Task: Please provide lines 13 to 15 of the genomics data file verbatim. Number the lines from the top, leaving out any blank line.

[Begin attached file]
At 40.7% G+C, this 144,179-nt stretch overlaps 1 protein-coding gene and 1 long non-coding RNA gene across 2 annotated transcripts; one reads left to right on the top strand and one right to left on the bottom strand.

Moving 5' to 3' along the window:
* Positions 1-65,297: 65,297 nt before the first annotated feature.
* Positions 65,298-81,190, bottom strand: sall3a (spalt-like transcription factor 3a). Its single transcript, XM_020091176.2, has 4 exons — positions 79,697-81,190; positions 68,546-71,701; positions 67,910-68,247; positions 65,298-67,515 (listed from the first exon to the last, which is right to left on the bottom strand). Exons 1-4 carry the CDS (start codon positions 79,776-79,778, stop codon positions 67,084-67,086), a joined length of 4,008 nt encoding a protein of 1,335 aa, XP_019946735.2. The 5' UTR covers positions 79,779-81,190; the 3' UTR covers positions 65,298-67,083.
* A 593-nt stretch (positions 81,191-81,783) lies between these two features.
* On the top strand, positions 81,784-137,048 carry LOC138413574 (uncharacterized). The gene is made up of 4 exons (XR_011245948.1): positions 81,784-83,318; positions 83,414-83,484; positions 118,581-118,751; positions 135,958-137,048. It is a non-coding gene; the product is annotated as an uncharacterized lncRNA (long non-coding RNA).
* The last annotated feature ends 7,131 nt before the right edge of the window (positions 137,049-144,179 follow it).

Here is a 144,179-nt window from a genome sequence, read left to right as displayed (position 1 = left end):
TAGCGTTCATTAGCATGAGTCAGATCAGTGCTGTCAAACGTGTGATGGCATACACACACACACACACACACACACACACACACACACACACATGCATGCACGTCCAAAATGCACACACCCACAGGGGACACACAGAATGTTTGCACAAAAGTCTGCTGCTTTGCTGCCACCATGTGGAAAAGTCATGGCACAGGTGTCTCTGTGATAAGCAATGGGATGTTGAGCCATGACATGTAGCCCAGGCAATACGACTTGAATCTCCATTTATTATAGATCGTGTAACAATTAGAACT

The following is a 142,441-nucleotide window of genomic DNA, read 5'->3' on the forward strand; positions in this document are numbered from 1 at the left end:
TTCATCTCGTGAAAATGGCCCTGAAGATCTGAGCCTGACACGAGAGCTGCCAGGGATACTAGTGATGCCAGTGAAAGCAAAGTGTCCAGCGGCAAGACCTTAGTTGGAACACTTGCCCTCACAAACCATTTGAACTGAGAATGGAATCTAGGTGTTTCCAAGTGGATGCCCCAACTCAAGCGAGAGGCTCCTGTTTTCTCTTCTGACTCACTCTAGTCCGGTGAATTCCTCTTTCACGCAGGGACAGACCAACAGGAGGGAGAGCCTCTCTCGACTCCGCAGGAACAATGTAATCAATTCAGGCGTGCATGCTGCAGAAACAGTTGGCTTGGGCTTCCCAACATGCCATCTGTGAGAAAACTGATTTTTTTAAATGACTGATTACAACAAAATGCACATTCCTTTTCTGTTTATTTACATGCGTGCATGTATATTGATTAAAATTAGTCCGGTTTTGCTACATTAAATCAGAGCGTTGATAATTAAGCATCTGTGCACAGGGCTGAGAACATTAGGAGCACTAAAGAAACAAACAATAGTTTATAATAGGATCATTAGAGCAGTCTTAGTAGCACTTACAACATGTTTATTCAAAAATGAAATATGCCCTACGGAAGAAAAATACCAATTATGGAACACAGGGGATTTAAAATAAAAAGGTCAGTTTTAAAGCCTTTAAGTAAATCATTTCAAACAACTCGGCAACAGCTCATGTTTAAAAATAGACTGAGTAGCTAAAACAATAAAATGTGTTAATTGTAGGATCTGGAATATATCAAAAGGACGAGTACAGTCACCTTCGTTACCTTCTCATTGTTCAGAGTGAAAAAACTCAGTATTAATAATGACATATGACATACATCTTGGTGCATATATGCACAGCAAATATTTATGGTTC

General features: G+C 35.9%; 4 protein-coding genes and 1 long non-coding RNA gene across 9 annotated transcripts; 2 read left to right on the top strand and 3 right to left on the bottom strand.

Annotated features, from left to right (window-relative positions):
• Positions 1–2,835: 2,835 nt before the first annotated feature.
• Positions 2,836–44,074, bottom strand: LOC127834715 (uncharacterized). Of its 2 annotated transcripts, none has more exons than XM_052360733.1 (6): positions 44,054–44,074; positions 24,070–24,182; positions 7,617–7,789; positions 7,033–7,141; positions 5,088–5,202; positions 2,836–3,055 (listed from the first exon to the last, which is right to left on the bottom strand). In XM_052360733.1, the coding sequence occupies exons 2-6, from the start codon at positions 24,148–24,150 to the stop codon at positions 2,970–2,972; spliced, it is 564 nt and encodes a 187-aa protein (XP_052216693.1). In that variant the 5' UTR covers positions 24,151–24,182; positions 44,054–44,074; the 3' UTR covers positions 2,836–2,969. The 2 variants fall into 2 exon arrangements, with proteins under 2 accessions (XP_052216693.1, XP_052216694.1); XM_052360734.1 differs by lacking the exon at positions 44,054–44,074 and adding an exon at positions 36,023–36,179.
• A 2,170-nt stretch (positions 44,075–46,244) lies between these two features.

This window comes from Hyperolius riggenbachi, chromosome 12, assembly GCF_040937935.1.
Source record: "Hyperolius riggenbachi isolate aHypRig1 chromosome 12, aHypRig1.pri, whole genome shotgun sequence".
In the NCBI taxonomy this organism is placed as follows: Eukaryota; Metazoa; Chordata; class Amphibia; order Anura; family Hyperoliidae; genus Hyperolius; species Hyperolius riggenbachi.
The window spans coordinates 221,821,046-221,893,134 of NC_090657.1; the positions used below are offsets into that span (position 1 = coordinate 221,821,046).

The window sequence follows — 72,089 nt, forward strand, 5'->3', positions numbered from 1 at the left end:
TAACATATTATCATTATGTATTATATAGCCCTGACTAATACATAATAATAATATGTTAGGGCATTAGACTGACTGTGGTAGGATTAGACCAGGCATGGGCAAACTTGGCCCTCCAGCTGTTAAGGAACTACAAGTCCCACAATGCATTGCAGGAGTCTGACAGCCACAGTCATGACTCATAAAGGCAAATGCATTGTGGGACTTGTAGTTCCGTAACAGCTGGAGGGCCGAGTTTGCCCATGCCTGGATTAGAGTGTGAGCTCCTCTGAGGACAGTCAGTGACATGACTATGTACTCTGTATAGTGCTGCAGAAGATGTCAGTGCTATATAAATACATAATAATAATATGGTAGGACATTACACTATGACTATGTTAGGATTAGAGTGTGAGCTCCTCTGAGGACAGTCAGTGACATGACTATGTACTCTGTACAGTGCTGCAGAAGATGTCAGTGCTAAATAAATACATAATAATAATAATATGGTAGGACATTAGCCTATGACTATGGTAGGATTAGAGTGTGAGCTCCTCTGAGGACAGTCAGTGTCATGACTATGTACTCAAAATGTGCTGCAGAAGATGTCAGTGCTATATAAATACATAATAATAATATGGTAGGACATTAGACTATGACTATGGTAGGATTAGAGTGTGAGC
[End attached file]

Annotated features, from left to right (window-relative positions):
• Positions 1–2,835: 2,835 nt before the first annotated feature.
• Positions 2,836–44,074, bottom strand: LOC127834715 (uncharacterized). Of its 2 annotated transcripts, none has more exons than XM_052360733.1 (6): positions 44,054–44,074; positions 24,070–24,182; positions 7,617–7,789; positions 7,033–7,141; positions 5,088–5,202; positions 2,836–3,055 (listed from the first exon to the last, which is right to left on the bottom strand). In XM_052360733.1, the coding sequence occupies exons 2-6, from the start codon at positions 24,148–24,150 to the stop codon at positions 2,970–2,972; spliced, it is 564 nt and encodes a 187-aa protein (XP_052216693.1). In that variant the 5' UTR covers positions 24,151–24,182; positions 44,054–44,074; the 3' UTR covers positions 2,836–2,969. The 2 variants fall into 2 exon arrangements, with proteins under 2 accessions (XP_052216693.1, XP_052216694.1); XM_052360734.1 differs by lacking the exon at positions 44,054–44,074 and adding an exon at positions 36,023–36,179.